By Dr. James Apesos


The boom in tanning centers and equatorial vacations are all indicative of our societal desires to obtain a suntan to darken pale light skin. Consequently you may be suffering from sun-damaged skin if you have spent years sun worshipping for a good tan.

Irrespective of warnings by dermatologist and plastic surgeons, people persist in obtaining as much sun exposure as possible, particularly early in their lives.  Blotchy skin wrinkles, and furrows are all due to aging skin, and sun-destroyed skin.

The most rational and sane recommendation is to avoid sunbathing and to use sunscreens.   Even if sun exposure is not anticipated a number 15 sun protection factor (SPF) or higher is best used daily.  Obviously sun exposure on a ski mountain causes excessive exposure and skin drying but office fluorescent lights will also cause damage. The SPF in products less than number 15 is usually not helpful enough and will not provide much sun blockage.  Additionally, a good moisturizer will help to keep your skin healthy.

What can you do about the permanent changes in your skin?  The most important problem may be formation of skin cancers.  Areas of crusting, ulceration, permanent changes in color and nonhealing areas should be looked at and biopsied by your dermatologist or plastic surgeon.

Basal cell carcinoma is most commonly seen across the forehead, dorsum of the nose and cheeks but can form anywhere.  These cancers often called rodent ulcers and are very slow to grow.  They can be easily excised and do not metastasize.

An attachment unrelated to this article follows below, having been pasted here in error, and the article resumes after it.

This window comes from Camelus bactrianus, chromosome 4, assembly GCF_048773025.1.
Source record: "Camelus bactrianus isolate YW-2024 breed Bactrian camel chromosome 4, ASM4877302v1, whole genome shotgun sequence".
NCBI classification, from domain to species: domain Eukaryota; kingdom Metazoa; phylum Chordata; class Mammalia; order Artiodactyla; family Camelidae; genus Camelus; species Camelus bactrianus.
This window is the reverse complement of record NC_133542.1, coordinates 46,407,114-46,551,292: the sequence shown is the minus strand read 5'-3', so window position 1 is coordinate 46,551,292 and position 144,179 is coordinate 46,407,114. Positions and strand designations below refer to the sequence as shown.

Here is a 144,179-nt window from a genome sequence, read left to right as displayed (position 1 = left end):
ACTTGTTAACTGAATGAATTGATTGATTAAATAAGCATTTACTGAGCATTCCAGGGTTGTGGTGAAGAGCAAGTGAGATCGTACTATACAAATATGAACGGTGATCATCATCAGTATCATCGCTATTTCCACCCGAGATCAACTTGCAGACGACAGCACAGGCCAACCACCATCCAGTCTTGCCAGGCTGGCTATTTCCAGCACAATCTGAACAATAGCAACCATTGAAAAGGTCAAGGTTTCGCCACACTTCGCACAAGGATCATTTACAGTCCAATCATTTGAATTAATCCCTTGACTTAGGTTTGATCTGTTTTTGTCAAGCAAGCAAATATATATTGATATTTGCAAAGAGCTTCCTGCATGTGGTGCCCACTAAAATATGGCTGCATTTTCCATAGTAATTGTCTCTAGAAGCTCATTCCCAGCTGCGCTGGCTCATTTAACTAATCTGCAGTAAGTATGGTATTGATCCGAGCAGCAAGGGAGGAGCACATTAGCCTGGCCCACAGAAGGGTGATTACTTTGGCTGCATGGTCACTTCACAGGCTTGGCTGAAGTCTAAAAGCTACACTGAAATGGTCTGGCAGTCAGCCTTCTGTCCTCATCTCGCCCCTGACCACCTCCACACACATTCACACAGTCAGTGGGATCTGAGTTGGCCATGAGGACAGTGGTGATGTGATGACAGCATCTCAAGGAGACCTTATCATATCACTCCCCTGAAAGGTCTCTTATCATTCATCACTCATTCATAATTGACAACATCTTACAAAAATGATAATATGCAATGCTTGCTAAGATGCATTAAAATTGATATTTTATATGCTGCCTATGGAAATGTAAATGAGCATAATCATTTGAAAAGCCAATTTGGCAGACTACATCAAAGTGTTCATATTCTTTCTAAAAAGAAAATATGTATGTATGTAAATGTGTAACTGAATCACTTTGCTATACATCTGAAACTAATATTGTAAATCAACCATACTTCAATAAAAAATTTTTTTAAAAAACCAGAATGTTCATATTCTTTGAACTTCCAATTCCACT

More aggressive lesions are the squamous cell carcinomas of the skin, these cancers can spread.  The lesions can present as small nonhealing areas and ulcerations of the face.

The most severe cancers which can be found on any part of the body are the black pigmented melanoma lesions.  Any lesion that changes color, enlarges in size, itches, changes to a blue or pink color, should be examined for biopsy as a possible melanoma.  These cancers are serious and can spread to the lungs, liver and brain.

People often want to reverse the effects of sun damage seen on aging skin.  The use of Retin-A (tretinoin) is helpful in minimizing small wrinkles and reversing the effects of sun damage changes in the skin.  Chemical peels remove wrinkling of the forehead, cheeks and mouth and remove brown discolorations.

Injectable fillers such as Juvederm, Artefil, and Sculptra are helpful to fill in lines and correct various aging changes. The most permanent method for facial rejuvenation is obtained using surgical techniques, including a forehead lift, face lift and upper and lower eyelid lift.  These procedures will remove excess skin and tighten muscles.

The most important first steps in preventing early aging and skin damage is to avoid excessive sunlight start using sunscreens and moisturizers at an early age.  Plus don’t smoke, watch the foods eaten, and avoid alcohol.

Dr. James Apesos, a clinical professor of plastic surgery at Wright State University School of Medicine, also has a cosmetic surgery practice in Dayton, Ohio